5. Hellgren M, Kaiser C, de Haij S, Norberg A, Höög JO (2007) A hydrogen-bonding network in mammalian sorbitol dehydrogenase stabilizes the tetrameric state and is essential for the catalytic power. Cell Mol Life Sci 64:3129–3138PubMedCrossRefGoogle Scholar
  6. Henzel WJ, Billeci TM, Stults JT, Wong SC, Grimley C, Watanabe C (1993) Identifying proteins from two-dimensional gels by molecular mass searching of peptide fragments in protein sequence databases. Proc Natl Acad Sci 90:5011–5015PubMedCrossRefGoogle Scholar
  7. Iwamatsu A, Yoshida-Kubomura N (1996) Systematic peptide fragmentation of polyvinylidene difluoride (PVDF)-immobilized proteins prior to microsequencing. J Biochem 120:29–34PubMedCrossRefGoogle Scholar
  8. Iwamoto N, Nishiyama A, Eiguren-Fernandez A, Hinds W, Kumagai Y, Froines JR, Cho AK, Shinyashiki M (2010) Biochemical and cellular effects of electrophiles present in ambient air samples. Atmos Environ 44:1483–1489CrossRefGoogle Scholar
  9. Jeffery J, Jörnvall H (1988) Sorbitol dehydrogenase. Adv Enzymol Relat Areas Mol Biol 61:47–106PubMedGoogle Scholar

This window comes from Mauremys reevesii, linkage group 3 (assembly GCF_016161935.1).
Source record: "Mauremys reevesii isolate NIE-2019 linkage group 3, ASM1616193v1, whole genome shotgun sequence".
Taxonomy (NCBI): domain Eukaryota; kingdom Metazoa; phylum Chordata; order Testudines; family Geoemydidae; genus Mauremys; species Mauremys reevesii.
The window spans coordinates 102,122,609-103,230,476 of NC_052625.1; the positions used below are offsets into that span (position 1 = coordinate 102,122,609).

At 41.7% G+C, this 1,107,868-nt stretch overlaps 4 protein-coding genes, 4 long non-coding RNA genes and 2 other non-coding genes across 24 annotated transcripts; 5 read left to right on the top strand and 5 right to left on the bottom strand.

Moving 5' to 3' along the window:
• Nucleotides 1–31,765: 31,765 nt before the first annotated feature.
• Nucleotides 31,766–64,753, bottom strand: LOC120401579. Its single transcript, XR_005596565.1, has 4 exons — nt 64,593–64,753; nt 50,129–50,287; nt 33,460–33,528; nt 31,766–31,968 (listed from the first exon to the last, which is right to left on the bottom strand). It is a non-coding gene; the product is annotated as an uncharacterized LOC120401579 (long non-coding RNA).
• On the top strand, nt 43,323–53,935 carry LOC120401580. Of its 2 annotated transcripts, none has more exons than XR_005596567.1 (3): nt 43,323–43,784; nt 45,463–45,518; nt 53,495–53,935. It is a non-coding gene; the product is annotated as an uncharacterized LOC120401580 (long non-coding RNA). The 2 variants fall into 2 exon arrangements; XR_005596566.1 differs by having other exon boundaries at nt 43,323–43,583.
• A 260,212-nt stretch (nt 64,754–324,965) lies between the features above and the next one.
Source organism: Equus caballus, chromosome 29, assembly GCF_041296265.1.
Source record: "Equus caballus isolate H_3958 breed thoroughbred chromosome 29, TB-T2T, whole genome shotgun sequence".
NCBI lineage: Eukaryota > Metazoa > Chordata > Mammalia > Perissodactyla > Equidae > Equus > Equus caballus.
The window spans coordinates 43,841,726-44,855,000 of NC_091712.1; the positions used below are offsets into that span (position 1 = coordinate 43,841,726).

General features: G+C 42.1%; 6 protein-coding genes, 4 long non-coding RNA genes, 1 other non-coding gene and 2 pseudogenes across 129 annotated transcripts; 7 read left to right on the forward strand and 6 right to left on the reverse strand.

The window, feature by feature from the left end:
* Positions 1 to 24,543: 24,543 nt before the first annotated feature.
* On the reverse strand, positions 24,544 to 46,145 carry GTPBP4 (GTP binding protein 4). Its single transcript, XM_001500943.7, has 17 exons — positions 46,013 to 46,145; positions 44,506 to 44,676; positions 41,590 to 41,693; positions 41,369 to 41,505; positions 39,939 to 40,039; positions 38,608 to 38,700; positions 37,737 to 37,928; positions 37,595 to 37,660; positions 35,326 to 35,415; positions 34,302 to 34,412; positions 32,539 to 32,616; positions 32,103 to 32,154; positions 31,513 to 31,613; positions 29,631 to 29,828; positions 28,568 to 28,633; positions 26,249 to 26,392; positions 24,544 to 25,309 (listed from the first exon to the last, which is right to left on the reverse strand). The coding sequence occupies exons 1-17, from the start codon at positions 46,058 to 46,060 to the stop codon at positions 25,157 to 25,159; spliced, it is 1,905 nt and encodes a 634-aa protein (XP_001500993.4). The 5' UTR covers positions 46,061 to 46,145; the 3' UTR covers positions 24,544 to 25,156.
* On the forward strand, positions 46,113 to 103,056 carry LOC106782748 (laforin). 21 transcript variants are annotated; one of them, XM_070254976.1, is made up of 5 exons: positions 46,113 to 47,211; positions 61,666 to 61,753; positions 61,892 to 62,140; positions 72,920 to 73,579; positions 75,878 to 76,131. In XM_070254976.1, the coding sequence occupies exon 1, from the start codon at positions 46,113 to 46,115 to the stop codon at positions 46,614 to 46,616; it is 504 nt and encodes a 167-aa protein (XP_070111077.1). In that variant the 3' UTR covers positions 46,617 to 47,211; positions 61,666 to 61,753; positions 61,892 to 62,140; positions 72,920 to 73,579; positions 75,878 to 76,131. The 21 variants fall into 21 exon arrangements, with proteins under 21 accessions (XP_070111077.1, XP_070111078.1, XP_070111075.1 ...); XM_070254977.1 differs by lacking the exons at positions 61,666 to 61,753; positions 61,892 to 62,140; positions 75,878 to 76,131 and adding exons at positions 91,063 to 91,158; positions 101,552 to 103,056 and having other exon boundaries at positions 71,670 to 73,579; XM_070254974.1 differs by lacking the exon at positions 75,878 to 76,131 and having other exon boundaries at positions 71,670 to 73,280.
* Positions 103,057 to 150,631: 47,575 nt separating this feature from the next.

10. Johansson K, El-Ahmad M, Kaiser C, Jörnvall H, Eklund H, Höög J, Ramaswamy S (2001) Crystal structure of sorbitol dehydrogenase. Chem Biol Interact 130–132:351–358PubMedCrossRefGoogle Scholar
  11. Kanda H, Sumi D, Endo A, Toyama T, Chen CL, Kikushima M, Kumagai Y (2008) Reduction of arginase I activity and manganese levels in the liver during exposure of rats to methylmercury: a possible mechanism. Arch Toxicol 82:803–808PubMedCrossRefGoogle Scholar
  12. Karlsson C, Jörnvall H, Höög JO (1991) Sorbitol dehydrogenase: cDNA coding for the rat enzyme. Variations within the alcohol dehydrogenase family independent of quaternary structure and metal content. Eur J Biochem 198:761–765PubMedCrossRefGoogle Scholar